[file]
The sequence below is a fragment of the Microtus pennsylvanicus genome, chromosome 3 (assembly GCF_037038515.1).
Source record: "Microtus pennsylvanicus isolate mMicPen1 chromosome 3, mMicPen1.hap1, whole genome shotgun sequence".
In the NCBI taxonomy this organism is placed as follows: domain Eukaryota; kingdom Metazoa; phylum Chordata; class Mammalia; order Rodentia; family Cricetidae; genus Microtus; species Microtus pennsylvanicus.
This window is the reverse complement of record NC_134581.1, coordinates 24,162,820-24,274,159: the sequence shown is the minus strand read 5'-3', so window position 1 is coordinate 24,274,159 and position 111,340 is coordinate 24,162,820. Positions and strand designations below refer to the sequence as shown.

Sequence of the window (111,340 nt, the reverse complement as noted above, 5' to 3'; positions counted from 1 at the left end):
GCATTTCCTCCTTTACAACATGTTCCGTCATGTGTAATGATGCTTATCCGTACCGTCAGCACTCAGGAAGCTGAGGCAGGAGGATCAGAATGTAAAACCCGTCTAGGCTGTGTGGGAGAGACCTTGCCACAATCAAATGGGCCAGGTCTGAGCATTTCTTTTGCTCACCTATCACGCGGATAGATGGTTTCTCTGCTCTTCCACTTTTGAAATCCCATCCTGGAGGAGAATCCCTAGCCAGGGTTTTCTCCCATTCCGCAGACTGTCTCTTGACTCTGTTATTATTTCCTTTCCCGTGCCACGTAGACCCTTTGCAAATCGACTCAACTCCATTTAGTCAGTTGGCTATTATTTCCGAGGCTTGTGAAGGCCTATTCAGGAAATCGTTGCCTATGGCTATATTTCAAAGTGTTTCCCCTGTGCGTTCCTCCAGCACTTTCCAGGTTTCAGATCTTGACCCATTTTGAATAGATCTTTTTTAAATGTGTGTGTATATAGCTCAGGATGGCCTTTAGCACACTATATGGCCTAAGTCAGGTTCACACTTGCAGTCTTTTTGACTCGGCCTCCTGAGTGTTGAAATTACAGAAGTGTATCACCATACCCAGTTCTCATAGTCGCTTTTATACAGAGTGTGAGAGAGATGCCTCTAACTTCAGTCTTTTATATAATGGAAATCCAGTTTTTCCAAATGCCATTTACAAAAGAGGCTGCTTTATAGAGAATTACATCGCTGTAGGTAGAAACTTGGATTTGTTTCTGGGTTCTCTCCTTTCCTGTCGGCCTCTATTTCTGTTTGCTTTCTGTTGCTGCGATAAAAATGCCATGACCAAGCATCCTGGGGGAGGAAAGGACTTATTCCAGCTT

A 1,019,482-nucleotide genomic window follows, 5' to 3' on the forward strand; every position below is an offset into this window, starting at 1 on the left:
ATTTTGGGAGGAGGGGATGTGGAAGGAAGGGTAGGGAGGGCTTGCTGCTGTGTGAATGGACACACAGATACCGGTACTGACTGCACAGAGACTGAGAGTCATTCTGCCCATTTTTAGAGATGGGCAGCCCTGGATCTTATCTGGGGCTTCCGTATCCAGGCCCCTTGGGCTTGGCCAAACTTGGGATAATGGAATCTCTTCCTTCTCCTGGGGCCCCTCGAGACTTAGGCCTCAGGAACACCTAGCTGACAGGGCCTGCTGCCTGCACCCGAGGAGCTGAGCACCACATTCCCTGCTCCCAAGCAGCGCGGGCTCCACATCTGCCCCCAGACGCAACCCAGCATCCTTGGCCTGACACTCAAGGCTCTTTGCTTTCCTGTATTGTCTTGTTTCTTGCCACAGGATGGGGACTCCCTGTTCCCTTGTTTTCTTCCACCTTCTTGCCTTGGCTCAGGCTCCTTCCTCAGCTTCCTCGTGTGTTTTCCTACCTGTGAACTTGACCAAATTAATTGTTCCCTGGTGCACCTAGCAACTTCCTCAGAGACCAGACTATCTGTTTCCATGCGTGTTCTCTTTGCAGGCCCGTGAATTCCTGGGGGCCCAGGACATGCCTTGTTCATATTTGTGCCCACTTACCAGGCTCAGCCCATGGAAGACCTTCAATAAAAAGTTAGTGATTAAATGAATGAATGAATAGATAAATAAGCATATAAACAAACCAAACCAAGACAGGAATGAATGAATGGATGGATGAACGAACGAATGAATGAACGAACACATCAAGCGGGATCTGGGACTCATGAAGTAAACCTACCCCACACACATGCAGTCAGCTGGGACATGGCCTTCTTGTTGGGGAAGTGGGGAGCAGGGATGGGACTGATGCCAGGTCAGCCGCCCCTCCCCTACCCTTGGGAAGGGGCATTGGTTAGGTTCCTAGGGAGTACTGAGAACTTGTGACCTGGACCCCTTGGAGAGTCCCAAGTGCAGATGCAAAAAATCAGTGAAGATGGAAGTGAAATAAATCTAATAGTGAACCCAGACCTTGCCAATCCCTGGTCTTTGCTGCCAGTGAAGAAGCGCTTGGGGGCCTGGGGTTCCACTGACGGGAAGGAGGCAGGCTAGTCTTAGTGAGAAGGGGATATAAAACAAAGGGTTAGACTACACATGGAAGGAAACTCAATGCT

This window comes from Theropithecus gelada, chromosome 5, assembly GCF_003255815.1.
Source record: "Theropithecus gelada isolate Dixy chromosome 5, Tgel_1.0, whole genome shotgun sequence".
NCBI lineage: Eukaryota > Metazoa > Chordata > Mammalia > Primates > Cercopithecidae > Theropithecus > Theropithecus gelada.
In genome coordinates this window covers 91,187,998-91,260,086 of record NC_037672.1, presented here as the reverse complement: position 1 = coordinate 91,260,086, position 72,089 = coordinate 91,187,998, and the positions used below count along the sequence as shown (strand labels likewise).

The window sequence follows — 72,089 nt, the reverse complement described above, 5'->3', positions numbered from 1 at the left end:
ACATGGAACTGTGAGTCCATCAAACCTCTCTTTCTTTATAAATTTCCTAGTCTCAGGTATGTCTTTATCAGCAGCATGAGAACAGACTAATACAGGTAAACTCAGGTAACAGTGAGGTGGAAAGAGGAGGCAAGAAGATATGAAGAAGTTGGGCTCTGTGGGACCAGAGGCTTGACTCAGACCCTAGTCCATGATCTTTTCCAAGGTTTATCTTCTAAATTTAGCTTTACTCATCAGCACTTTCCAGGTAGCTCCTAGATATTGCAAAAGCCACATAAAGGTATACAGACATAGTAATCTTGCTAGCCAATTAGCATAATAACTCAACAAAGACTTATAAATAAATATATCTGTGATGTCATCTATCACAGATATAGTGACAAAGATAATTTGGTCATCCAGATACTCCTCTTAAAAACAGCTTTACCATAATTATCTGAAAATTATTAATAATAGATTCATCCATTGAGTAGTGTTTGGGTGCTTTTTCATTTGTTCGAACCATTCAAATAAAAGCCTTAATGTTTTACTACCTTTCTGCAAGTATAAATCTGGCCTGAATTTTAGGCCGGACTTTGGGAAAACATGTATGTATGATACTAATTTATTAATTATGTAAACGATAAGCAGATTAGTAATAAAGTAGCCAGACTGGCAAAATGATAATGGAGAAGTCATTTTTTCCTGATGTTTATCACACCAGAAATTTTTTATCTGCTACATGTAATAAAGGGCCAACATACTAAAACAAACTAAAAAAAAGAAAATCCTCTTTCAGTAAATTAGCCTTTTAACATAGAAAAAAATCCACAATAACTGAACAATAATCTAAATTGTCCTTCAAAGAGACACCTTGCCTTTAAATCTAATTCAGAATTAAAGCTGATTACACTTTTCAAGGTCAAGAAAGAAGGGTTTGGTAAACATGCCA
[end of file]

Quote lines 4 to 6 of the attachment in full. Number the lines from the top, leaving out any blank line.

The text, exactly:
This window is the reverse complement of record NC_134581.1, coordinates 24,162,820-24,274,159: the sequence shown is the minus strand read 5'-3', so window position 1 is coordinate 24,274,159 and position 111,340 is coordinate 24,162,820. Positions and strand designations below refer to the sequence as shown.

Sequence of the window (111,340 nt, the reverse complement as noted above, 5' to 3'; positions counted from 1 at the left end):
GCATTTCCTCCTTTACAACATGTTCCGTCATGTGTAATGATGCTTATCCGTACCGTCAGCACTCAGGAAGCTGAGGCAGGAGGATCAGAATGTAAAACCCGTCTAGGCTGTGTGGGAGAGACCTTGCCACAATCAAATGGGCCAGGTCTGAGCATTTCTTTTGCTCACCTATCACGCGGATAGATGGTTTCTCTGCTCTTCCACTTTTGAAATCCCATCCTGGAGGAGAATCCCTAGCCAGGGTTTTCTCCCATTCCGCAGACTGTCTCTTGACTCTGTTATTATTTCCTTTCCCGTGCCACGTAGACCCTTTGCAAATCGACTCAACTCCATTTAGTCAGTTGGCTATTATTTCCGAGGCTTGTGAAGGCCTATTCAGGAAATCGTTGCCTATGGCTATATTTCAAAGTGTTTCCCCTGTGCGTTCCTCCAGCACTTTCCAGGTTTCAGATCTTGACCCATTTTGAATAGATCTTTTTTAAATGTGTGTGTATATAGCTCAGGATGGCCTTTAGCACACTATATGGCCTAAGTCAGGTTCACACTTGCAGTCTTTTTGACTCGGCCTCCTGAGTGTTGAAATTACAGAAGTGTATCACCATACCCAGTTCTCATAGTCGCTTTTATACAGAGTGTGAGAGAGATGCCTCTAACTTCAGTCTTTTATATAATGGAAATCCAGTTTTTCCAAATGCCATTTACAAAAGAGGCTGCTTTATAGAGAATTACATCGCTGTAGGTAGAAACTTGGATTTGTTTCTGGGTTCTCTCCTTTCCTGTCGGCCTCTATTTCTGTTTGCTTTCTGTTGCTGCGATAAAAATGCCATGACCAAGCATCCTGGGGGAGGAAAGGACTTATTCCAGCTT